George Washington brought them over from England by the trunkload. At the time of his death, he had over nine hundred, a considerable number back then or even today. To develop his intellectual depth, Benjamin Franklin relied on them extensively to supplement his two years of formal education, which stopped at age ten. George Patton carried them onto the battlefield. General Dwight Eisenhower stressed their importance. USMC General Jim Mattis, our current Secretary of Defense, had a personal collection of 7,000 of them. Yes, we are talking about books.
If you’ve ever had to control a group of 3-5 year old lil warriors on a large Judo mat, you know how great they are at running around, fidgeting, and not paying attention. Coach Yuki at Judo America found a convenient way to corral her charges. On the command “Get back to your spot,” her lil warriors move back into their personal ‘ring.’
If you follow international sports as I do, you probably know that a nation of 330,000 just qualified for the 2018 World Cup in soccer, while a nation of 330 million failed to qualify for the same event. Why did Iceland qualify while the United States failed? Who cares, some of you might be thinking? Well, the answer is simple. There’s much to learn from Iceland’s success in soccer, and from America’s failure, because Judo in the U.S. suffers from the same problems when it comes to national development.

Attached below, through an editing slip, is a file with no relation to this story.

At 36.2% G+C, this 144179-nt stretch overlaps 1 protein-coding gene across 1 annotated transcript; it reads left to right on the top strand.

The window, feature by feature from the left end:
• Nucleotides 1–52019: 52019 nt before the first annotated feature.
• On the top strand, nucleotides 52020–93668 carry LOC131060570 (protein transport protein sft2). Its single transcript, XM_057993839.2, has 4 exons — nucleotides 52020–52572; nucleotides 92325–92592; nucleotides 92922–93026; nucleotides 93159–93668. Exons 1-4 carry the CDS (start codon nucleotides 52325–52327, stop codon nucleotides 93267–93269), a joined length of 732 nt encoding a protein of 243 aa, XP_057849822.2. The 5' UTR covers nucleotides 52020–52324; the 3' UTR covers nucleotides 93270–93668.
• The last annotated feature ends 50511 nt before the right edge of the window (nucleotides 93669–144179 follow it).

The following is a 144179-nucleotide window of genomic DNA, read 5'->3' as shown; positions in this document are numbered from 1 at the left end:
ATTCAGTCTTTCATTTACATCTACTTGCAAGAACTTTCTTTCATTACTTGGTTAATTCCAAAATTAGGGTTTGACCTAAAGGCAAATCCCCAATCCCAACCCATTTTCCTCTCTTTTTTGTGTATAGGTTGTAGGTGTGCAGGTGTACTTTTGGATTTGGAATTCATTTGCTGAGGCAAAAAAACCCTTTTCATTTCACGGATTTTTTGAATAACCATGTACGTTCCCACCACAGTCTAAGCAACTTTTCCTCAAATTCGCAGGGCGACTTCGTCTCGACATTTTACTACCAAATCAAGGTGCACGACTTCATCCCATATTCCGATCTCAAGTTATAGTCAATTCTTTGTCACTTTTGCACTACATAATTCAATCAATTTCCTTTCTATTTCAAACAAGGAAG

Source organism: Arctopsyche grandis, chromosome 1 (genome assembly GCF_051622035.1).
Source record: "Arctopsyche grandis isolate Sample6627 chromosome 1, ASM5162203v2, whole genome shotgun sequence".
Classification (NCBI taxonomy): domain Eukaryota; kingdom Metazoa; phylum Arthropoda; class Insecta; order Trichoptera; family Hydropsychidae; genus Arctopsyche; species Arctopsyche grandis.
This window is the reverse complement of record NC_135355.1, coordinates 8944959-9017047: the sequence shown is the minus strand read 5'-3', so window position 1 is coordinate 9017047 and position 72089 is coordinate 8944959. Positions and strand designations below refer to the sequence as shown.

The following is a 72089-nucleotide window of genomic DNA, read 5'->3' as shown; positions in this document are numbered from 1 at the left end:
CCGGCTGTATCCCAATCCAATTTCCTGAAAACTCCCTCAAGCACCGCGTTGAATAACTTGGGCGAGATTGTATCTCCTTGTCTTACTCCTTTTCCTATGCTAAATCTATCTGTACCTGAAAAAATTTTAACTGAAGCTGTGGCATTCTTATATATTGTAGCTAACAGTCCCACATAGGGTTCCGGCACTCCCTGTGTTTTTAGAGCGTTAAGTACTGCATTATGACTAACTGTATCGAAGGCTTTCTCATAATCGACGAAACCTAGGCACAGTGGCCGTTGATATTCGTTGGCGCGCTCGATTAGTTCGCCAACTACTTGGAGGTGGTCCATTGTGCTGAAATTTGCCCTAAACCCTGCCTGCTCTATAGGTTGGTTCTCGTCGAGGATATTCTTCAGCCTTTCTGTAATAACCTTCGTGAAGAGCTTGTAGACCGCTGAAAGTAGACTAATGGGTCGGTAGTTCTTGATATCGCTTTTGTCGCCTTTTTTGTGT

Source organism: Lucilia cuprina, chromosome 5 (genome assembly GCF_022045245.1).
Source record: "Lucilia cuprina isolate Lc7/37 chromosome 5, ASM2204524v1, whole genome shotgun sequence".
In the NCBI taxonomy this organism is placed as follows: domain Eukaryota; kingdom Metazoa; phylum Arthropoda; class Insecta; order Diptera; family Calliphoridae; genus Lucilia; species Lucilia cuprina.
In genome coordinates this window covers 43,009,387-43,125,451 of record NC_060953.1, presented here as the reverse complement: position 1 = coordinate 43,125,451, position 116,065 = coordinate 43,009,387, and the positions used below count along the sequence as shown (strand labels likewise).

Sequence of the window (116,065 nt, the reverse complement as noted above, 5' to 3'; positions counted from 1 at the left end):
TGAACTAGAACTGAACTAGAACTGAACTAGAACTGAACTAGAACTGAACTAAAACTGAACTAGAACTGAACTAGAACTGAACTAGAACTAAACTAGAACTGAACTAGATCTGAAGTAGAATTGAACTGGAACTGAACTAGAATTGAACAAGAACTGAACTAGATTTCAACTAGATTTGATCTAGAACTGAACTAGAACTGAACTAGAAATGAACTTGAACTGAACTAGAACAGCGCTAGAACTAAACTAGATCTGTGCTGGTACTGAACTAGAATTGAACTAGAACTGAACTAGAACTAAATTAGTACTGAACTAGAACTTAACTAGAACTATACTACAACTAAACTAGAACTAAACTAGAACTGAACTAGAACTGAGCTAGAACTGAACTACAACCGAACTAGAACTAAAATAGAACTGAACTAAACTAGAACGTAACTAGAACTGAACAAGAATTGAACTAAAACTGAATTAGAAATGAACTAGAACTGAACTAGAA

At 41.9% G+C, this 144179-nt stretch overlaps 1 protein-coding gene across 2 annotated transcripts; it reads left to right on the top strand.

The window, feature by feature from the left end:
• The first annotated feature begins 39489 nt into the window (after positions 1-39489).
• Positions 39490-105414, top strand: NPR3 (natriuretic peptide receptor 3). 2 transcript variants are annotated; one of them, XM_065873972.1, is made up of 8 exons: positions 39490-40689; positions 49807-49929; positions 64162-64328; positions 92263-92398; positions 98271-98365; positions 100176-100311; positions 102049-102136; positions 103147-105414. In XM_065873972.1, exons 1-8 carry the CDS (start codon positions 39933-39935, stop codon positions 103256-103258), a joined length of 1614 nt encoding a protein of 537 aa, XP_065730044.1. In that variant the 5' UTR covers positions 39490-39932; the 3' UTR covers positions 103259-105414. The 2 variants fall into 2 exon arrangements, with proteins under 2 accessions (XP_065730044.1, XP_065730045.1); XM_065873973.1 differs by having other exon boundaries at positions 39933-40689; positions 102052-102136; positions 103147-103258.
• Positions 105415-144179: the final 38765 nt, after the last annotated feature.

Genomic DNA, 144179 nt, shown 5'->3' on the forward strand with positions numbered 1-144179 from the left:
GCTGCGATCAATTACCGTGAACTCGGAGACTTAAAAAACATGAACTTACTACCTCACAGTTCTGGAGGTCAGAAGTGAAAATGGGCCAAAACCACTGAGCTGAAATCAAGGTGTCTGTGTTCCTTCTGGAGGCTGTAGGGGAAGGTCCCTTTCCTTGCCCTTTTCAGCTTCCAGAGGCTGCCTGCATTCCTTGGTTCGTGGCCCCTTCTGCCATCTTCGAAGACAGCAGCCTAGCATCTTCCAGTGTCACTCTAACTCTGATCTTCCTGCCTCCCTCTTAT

Back in March, I posted a video clip on BetterJudo’s Facebook page of a failed O soto gari, and asked my readers why it had failed. Knowing that respondents would blurt out the go-to solution of no kuzushi, I debated whether to include, “Come up with something other than no kuzushi,” as the reason the throw failed. I didn’t include that caveat, and sure enough, half the answers mentioned kuzushi.
I’m not sure how many times I’ve heard it said, but my blood pressure goes up every time I hear a coach say, “I’m not in it for the money.” This is quickly followed, or preceded, by statements that suggest the coach is having a hard time building his program. Don’t get me wrong, coaches are free to charge or not charge for the services they provide. However, there are unintended consequences when you don’t charge for Judo lessons.